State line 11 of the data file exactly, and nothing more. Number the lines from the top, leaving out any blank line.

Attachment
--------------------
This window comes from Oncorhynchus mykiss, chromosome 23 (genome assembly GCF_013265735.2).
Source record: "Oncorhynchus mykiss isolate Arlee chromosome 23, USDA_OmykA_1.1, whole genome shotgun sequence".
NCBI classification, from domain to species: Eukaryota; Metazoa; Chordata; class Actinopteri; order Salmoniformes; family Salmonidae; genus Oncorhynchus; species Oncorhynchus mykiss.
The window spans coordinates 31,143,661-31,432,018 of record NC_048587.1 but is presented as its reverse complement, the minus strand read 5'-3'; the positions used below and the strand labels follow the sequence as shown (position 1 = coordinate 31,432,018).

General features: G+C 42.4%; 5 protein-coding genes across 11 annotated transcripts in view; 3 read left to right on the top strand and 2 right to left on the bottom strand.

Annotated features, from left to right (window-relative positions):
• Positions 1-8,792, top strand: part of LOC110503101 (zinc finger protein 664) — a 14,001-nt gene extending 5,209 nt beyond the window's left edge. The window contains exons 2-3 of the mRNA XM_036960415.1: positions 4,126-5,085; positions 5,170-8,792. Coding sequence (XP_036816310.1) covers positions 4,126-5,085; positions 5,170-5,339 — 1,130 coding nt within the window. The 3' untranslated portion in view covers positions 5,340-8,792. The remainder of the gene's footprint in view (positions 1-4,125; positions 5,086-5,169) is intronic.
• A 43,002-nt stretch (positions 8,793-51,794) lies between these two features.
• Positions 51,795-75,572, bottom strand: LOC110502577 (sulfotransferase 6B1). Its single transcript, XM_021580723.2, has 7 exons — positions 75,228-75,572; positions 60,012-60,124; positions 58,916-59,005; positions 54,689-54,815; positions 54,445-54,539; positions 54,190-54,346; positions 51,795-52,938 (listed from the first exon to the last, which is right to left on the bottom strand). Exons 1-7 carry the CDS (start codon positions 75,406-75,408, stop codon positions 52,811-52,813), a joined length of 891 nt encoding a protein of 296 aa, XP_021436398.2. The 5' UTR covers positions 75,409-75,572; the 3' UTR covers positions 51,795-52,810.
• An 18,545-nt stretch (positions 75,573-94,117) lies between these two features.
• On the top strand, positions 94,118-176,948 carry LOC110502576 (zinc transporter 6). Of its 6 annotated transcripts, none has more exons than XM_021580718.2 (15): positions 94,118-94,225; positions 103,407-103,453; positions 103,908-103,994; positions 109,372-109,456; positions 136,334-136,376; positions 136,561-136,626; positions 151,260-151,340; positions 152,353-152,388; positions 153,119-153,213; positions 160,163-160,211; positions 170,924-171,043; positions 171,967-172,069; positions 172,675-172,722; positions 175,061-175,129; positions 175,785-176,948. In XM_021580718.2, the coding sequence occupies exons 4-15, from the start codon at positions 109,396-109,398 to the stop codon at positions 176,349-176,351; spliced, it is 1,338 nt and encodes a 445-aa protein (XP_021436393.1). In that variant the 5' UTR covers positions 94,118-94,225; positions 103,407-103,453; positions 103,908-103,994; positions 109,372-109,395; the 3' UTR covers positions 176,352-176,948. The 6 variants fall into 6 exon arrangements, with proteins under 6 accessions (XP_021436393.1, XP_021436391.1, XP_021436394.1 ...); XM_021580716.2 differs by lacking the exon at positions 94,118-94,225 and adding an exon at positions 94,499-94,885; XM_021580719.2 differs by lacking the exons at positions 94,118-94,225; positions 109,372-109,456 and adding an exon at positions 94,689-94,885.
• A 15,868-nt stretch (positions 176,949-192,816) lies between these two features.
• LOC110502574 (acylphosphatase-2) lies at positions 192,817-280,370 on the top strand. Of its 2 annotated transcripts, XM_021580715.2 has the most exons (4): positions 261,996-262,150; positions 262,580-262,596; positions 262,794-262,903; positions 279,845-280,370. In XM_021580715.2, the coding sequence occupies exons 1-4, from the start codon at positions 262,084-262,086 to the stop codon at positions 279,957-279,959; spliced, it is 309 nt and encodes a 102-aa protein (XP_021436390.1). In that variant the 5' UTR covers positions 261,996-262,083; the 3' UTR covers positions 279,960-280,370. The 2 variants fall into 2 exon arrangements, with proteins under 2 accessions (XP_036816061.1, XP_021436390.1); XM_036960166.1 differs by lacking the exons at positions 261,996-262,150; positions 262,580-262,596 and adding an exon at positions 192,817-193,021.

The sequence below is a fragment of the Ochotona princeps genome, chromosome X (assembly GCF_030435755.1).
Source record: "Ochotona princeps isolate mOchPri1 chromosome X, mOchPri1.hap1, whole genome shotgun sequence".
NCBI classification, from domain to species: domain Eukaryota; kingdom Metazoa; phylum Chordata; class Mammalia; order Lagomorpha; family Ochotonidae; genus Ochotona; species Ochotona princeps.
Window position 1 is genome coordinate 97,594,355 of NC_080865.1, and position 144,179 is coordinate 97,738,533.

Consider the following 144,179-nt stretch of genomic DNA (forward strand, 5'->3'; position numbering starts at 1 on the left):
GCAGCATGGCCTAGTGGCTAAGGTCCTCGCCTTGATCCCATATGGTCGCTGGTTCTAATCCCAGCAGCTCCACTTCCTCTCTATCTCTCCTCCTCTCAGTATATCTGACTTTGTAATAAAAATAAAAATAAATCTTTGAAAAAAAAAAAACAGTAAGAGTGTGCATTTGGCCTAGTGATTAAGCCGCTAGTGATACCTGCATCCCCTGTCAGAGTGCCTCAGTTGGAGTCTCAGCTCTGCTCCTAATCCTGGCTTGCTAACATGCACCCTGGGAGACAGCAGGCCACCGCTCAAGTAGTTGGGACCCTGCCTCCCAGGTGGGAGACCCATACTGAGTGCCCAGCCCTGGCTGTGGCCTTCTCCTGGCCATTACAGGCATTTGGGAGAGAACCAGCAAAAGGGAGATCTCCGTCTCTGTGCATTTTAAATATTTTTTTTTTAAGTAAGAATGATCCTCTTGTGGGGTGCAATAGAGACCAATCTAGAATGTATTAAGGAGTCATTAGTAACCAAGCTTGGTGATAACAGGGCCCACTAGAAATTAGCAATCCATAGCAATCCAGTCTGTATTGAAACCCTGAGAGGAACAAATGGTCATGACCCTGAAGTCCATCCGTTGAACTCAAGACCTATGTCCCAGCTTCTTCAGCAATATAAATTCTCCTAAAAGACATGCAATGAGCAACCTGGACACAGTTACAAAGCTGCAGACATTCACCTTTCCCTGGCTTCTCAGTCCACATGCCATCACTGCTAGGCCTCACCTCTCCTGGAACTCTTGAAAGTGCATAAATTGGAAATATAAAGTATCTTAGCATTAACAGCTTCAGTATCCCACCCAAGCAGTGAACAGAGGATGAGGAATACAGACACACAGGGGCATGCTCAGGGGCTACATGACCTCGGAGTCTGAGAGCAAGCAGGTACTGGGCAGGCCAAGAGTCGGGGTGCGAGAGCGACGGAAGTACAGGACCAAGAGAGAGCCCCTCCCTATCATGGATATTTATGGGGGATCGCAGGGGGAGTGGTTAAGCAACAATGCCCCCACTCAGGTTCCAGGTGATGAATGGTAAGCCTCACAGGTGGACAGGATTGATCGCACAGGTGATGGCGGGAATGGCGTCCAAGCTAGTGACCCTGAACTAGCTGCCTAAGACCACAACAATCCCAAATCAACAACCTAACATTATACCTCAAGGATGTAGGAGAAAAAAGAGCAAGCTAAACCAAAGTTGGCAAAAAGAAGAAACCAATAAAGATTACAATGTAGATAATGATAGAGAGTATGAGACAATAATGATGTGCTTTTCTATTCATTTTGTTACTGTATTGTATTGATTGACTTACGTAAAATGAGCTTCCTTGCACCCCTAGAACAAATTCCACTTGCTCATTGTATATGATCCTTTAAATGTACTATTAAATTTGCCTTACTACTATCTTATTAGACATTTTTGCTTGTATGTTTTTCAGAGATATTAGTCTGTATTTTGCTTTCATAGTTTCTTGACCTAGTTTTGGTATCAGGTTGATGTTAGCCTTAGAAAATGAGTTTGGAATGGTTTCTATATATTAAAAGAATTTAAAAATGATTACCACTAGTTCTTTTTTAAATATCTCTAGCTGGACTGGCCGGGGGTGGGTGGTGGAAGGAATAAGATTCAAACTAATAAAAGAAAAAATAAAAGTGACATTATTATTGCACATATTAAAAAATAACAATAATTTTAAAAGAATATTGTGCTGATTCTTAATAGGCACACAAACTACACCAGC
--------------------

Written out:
• On the top strand, positions 94,118-176,948 carry LOC110502576 (zinc transporter 6). Of its 6 annotated transcripts, none has more exons than XM_021580718.2 (15): positions 94,118-94,225; positions 103,407-103,453; positions 103,908-103,994; positions 109,372-109,456; positions 136,334-136,376; positions 136,561-136,626; positions 151,260-151,340; positions 152,353-152,388; positions 153,119-153,213; positions 160,163-160,211; positions 170,924-171,043; positions 171,967-172,069; positions 172,675-172,722; positions 175,061-175,129; positions 175,785-176,948. In XM_021580718.2, the coding sequence occupies exons 4-15, from the start codon at positions 109,396-109,398 to the stop codon at positions 176,349-176,351; spliced, it is 1,338 nt and encodes a 445-aa protein (XP_021436393.1). In that variant the 5' UTR covers positions 94,118-94,225; positions 103,407-103,453; positions 103,908-103,994; positions 109,372-109,395; the 3' UTR covers positions 176,352-176,948. The 6 variants fall into 6 exon arrangements, with proteins under 6 accessions (XP_021436393.1, XP_021436391.1, XP_021436394.1 ...); XM_021580716.2 differs by lacking the exon at positions 94,118-94,225 and adding an exon at positions 94,499-94,885; XM_021580719.2 differs by lacking the exons at positions 94,118-94,225; positions 109,372-109,456 and adding an exon at positions 94,689-94,885.